• The All-Natural Childbirth
    • The Cloth Diapers
    • and more!

    IV.

    I notice I'm pretty comfortable writing. Until I'm not. Which is right now. Because I really want to be writing even-more-dangerous Dangerous Things, but it feels like Silent Retreat might be a better idea until the lava cools down and makes some nice pahoehoe <<<- favorite word from freshman geology. I've waited a long time to write that.

    So I guess I am imagining 1. Frying down some villages with my lava flow but NO! 2. Turning into Thich Nhat Hanh and transmuting my lava into pahoehoe for ... what? I don't know. For tourists to admire? I really do not even know.

    And that makes this another piece of documentary evidence showing I have Trouble with Metaphors. Help a sister out, if you like. What is cooled lava good for, anyway?

    Updates on past experiments

    There have been no further Indecently Long Lunches, but I am going on a beach holiday to Maine tomorrow, so I expect to have one every single day. To be followed by Absurdly Leisurely Apero.

    The Tote of Receiving (kinda like a Bag of Holding, but I don't call it that because I don't want you to get wind of my Nerd Origin Story, which is that I'm kind of a nerd) is back at the shop, in Texas I believe, where it is getting its red-and-yellow initials. I miss it very much, in fact so much that I caught myself looking at other totes (Henry Beguelin, yummy) at the consignment shop. Whereupon I reined it in, of course. I am very loyal to my Tote of Receiving, as it is the Bag to End All Need for More Bags. 

    Although I will just allow that I was in that shop checking on a pink python Dolce & Gabbana evening clutch, waiting for it to go to 50% off. Which it did! But, you know, a gal's gotta have an evening clutch. You can't carry Bag of Holding Tote of Receiving while wearing a sexy cocktail top into a glamourous cocktail joint.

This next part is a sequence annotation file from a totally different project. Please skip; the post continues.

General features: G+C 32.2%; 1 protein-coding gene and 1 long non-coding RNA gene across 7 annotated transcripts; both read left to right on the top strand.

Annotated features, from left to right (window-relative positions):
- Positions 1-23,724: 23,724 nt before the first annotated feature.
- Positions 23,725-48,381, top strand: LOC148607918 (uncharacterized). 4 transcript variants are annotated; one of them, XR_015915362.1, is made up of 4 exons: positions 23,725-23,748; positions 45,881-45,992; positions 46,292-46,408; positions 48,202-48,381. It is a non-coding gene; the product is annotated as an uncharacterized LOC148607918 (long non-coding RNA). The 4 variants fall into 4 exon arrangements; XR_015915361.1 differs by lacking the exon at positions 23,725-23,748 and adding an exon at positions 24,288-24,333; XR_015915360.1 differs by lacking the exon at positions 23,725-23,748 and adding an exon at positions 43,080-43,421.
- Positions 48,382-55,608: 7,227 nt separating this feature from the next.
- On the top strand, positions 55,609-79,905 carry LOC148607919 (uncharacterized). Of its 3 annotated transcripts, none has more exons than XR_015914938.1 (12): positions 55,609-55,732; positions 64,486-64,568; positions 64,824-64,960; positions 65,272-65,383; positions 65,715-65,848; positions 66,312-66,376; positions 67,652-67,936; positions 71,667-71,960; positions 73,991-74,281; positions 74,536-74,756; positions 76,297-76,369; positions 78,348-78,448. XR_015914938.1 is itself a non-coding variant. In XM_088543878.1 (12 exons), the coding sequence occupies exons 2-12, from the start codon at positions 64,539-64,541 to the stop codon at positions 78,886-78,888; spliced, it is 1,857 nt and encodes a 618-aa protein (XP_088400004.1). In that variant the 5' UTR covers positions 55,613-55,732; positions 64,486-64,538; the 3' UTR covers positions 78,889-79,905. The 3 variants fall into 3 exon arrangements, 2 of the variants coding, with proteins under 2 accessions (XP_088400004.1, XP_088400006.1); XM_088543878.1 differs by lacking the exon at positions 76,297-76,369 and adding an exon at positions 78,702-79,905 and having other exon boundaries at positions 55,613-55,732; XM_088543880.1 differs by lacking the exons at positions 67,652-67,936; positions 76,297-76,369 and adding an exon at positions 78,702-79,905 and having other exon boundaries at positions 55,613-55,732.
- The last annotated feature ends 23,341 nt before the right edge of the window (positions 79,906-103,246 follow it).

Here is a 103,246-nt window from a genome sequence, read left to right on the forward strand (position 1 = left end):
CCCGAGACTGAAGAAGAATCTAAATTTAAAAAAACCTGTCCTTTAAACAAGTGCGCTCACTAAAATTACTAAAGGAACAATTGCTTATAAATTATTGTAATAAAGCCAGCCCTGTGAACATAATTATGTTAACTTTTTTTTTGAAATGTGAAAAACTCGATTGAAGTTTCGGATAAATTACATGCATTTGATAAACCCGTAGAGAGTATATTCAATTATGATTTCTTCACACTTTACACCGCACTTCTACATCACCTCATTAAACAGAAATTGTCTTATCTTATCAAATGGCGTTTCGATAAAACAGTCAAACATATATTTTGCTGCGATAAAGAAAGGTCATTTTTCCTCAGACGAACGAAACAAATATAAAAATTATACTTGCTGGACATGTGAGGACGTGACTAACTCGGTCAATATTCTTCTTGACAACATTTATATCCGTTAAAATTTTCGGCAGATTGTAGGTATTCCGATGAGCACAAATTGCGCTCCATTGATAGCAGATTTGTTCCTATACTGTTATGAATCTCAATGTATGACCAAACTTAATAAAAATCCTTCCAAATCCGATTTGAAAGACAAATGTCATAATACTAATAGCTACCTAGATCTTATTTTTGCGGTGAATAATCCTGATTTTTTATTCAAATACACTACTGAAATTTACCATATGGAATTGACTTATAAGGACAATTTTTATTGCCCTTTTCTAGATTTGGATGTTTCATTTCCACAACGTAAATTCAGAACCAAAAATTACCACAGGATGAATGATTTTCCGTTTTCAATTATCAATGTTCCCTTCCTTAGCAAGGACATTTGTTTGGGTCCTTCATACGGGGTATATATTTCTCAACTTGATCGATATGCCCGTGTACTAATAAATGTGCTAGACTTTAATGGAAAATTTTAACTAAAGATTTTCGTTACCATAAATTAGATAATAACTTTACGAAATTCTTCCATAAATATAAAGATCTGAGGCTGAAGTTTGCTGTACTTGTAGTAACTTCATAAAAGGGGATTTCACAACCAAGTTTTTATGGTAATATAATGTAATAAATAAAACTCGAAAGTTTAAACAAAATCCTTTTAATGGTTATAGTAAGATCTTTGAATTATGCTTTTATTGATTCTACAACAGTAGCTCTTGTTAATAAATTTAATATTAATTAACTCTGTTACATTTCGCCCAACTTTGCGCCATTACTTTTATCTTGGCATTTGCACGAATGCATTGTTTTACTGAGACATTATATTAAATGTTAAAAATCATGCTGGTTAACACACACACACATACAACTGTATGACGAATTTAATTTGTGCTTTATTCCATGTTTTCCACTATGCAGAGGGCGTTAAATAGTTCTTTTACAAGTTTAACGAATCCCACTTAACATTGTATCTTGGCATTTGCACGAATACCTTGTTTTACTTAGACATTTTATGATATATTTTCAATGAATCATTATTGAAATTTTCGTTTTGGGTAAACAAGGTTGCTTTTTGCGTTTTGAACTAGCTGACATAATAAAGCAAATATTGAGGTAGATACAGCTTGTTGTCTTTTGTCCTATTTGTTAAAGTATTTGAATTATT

Destination: Date night

    What has happened? We went to Kirkland Tap & Trotter, which I might be the only person in the world to have disliked. The food was fine. The staff are fine. But as you know, there are things even more important than food. Here the atmosphere is Ironic Iowa Hootenanny, which, I am not from Iowa, but WHAT NO. Farm implements and those big fake barn stars on the wall. Bob Seger - really loud - on the speakers.

    I go back and forth: Which is harder to take, earnestness, or irony? Today, irony. Ironic Iowa is not my kind of Iowa. I guess Star Trek (2009) is my kind of Iowa.

    However, DATE NIGHT. Doesn't happen every night. So that part was good.

    1. Alden & Harlow
    2. Alinea (Chicago)
    3. Area Four
    4. Asta
    5. Battersby (Brooklyn)
    6. Beast (Portland)
    7. Bondir Concord
    8. Brine
    9. Commonwealth
    10. Coppa (for brunch)
    11. Franny's (Brooklyn)
    12. Giulia
    13. Kirkland Tap & Trotter
    14. L'Espalier
    15. Myers & Chang
    16. No. 9 Park
    17. O-Ya
    18. Pok Pok Noi (Portland)
    19. Puritan & Co. (for brunch)
    20. Rialto 
    21. Roberta's (Brooklyn)
    22. Scampo
    23. Shojo
    24. West Bridge

    Then there is a short list of places I shall not soon tire of, and always want to go back to:

    1. B&G Oysters
    2. Brick and Mortar
    3. Miracle of Science
    4. Sarma
    5. Sportello
    6. Strip-T's
    7. Toro

    That should keep us busy for a while, but please feel free to suggest additions.

    Comment

    Or just read on Silent Retreat. Either way: RESPECT.

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    Photo: coolinsights via Compfight cc

  • Wayfinder's Quest Post #116: Immodest Responses


    The unusally empathic bartenders at Pai Men Miyake, Portland, Maine. They are also very skilled in the realm of mixing drinks.

    Coincidences (aka Spontaneous Unsolicited Upgrades, aka signs of Forming)

    What we are doing here:

    Treasuring ourselves.

    Dwelling in mystery. 

    Luxuriating in pleasure. 

    Seeking the hot tracks.

    Working magic.

    Glorying in the pageantry and spectacle of the phenomenal world, and gracefully negotiating the contradiction between revelry and spirituality. (If there is one.) 

    And: What else might be possible?

    I've been on the hunt for good cafes in which to sit and write. My working premise: I ought to be able to put together a stable of half a dozen places within a few miles of Casa Franklin. I really shouldn't have to go all the way to New York or Portland for good writing atmosphere.

    So I decided to try Haute Coffee in Concord center (as it is a well-preserved and very picturesque, thus very expensive Revolutionary-era village, New Englanders do not say "downtown Concord," but rather "Concord center").